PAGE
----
Questions

1. 

Read the Fast Facts first!

The Golden Gate Bridge connects two landmasses: the San Francisco Peninsula and the Marin Headlands. What landmass is this worker looking at?

Show Answer

He's looking at the Marin Headlands. The Marin Headlands are a natural landscape. The San Francisco Peninsula is a big city, with skyscrapers, buildings, and roads.

2. 

The Golden Gate Bridge is painted "International Orange." This bright color is a good choice, because it helps ships see the bridge, even in bad weather. What colors would be bad choices for the bridge?

Show Answer

Grey, white, or black would blend in to the fog or bad weather. Dark blues and greens would blend into the landscape of the San Francisco Bay.

3. 

How long did it take for painters to remove the lead-based paint on the Golden Gate Bridge and replace it with zinc-based paint?

Show Answer

30 years. The project began in 1965 and was completed in 1995.

4. 

The salty air of the San Francisco Bay often damages paint on the Golden Gate Bridge. Why do you think there is so much salt in the air?

Show Answer

The Golden Gate Bridge spans a strait on the Pacific Ocean. Like all oceans, the Pacific is a salty body of water. The fog and clouds that form around the Golden Gate are full of salt from the ocean.

5. 

This painter is working on top of the south tower of the Golden Gate Bridge. What is his elevation?

Show Answer

227 meters (745 feet). This was calculated by adding the elevation of the roadway (75 meters or 246 feet) and the additional height of the towers (152 meters or 500 feet).

Fast Facts

  • The Golden Gate is the narrow strait that connects the San Francisco Bay and the Pacific Ocean. The open "gate" is formed by the Marin Headlands to the north and the San Francisco Peninsula to the south. The Marin Headlands are largely undeveloped land, while the San Francisco Peninsula is home to one of the most densely populated cities in California.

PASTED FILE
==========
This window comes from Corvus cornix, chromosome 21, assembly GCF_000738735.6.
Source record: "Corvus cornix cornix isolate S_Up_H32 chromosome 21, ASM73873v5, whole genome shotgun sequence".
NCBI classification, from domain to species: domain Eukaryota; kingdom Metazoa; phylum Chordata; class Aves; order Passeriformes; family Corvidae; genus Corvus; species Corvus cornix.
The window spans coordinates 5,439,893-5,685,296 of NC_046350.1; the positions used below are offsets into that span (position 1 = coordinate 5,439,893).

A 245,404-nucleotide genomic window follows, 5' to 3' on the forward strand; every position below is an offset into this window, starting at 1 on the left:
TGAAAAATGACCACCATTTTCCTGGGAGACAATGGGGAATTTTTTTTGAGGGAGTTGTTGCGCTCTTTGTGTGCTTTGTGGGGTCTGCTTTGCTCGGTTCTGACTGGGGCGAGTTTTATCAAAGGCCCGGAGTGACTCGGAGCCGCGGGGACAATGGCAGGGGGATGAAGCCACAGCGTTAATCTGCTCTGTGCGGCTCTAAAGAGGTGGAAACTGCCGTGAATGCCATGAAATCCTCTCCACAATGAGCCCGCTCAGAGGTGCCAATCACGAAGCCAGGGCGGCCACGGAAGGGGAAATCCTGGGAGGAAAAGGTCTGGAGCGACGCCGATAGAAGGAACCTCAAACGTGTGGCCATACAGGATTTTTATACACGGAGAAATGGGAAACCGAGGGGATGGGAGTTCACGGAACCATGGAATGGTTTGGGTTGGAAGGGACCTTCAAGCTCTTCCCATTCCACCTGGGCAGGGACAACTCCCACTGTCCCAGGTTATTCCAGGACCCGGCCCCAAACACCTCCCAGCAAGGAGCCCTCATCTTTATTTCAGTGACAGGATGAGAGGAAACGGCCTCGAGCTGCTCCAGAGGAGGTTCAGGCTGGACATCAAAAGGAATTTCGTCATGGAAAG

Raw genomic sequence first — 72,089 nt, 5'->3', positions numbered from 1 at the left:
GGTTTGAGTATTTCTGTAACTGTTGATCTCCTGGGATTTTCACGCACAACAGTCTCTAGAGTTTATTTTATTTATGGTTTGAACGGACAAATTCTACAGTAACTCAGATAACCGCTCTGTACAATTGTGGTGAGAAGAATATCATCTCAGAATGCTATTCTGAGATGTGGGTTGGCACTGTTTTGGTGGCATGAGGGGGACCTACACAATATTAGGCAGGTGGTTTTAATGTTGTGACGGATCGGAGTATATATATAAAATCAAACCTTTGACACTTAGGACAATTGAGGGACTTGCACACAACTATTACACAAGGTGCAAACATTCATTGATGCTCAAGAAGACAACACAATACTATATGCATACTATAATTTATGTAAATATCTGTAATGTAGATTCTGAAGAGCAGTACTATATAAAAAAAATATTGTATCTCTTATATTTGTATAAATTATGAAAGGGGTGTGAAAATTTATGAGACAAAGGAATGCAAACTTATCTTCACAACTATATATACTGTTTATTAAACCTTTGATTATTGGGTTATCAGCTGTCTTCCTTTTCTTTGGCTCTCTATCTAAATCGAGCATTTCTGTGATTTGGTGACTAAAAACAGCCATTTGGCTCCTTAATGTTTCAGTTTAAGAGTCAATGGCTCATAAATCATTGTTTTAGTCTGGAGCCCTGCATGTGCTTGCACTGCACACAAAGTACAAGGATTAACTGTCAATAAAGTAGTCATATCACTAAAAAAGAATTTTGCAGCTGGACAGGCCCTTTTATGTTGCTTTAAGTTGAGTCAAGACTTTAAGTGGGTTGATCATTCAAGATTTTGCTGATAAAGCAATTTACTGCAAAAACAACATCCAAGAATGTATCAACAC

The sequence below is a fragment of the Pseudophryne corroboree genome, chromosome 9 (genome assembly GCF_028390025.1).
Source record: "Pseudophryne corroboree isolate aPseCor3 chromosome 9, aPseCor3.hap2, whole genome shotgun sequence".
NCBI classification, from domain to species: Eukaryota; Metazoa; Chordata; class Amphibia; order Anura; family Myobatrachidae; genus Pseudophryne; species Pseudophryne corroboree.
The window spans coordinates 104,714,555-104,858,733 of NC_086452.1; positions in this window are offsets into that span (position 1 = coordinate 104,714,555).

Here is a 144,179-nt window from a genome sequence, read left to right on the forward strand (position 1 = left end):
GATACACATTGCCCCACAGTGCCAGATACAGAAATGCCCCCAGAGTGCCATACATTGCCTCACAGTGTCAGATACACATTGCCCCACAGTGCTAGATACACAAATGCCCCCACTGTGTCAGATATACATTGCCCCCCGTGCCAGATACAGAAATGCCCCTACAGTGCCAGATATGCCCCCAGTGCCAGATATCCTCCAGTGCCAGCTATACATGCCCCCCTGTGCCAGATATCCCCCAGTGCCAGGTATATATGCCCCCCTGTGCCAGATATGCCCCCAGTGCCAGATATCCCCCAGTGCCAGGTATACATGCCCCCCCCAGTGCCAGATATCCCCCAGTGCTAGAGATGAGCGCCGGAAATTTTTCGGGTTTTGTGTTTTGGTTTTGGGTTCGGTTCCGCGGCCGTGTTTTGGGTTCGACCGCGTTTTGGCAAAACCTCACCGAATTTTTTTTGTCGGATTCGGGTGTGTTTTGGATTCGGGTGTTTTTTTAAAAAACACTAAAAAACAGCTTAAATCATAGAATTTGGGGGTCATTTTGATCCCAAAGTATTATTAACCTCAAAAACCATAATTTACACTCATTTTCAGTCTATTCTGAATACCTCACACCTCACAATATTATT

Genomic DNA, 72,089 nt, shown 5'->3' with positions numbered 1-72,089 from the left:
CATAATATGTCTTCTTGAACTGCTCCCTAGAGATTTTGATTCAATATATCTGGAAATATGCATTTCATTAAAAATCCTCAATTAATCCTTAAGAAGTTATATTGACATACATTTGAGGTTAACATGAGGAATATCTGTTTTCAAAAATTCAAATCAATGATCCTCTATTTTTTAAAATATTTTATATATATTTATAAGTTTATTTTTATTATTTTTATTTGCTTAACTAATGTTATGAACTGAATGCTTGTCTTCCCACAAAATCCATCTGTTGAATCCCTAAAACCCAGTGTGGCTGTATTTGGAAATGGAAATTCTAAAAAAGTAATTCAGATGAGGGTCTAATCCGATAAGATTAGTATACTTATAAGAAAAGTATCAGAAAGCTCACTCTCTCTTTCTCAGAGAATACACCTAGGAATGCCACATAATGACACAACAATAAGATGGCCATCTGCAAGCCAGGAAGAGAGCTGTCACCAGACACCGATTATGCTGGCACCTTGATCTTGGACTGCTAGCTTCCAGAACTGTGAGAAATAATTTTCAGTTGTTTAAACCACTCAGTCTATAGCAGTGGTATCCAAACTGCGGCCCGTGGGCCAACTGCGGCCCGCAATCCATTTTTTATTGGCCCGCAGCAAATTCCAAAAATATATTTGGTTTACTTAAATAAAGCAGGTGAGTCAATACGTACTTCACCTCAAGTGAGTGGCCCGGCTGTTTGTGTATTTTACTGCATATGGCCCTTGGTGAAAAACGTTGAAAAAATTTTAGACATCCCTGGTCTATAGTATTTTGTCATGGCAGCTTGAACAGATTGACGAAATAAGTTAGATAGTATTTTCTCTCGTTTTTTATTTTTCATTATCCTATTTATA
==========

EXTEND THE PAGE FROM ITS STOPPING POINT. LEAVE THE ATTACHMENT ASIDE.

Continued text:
• The Golden Gate Bridge was completed in 1937. Ever since then, the color of the bridge has been "International Orange." It was colored this vibrant shade to help passing ships see it through the thick fog of the region.
  • The original "International Orange" contained a high amount of lead, which can be toxic. A program to remove the original paint was begun in 1965 and completed in 1995. The newer paint is zinc-based.
  • The high salt content of the air above the Golden Gate corrodes, or damages, the paint on the Golden Gate Bridge. Today, more than 30 painters are required to constantly touch-up the corroded surface of the bridge.
  • Golden Gate Bridge painters cannot be acrophobic (afraid of heights)! The bridge carries six lanes of traffic about 75 meters (246 feet) above the Golden Gate. The bridge's two towers rise another 152 meters (500 feet) above that.

Vocabulary

Term Part of Speech Definition Encyclopedic Entry

bay

Noun

body of water partially surrounded by land, usually with a wide mouth to a larger body of water.

Encyclopedic Entry: bay

corrosion

Noun

process of chemicals breaking down or wearing away a material.

dense

Adjective

having parts or molecules that are packed closely together.

fog

Noun

clouds at ground level.

Encyclopedic Entry: fog

Golden Gate Bridge

Noun

(1937) suspension bridge connecting the strait between the San Francisco Bay and the Pacific Ocean.

headland

Noun

point of land, usually a steep cliff, that descends into a body of water.

lead

Noun

chemical element with the symbol Pb.

peninsula

Noun

piece of land jutting into a body of water.

Encyclopedic Entry: peninsula

salt

Noun

mineral often used as a preservative or flavoring.

strait

Noun

narrow passage of water that connects two larger bodies of water.

Encyclopedic Entry: strait

toxic

Adjective

poisonous.

vibrant

Adjective

lively.

zinc

Noun

chemical element with the symbol Zn.

Credits

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Photographer

David Boyer

Producer

Caryl-Sue, National Geographic Society

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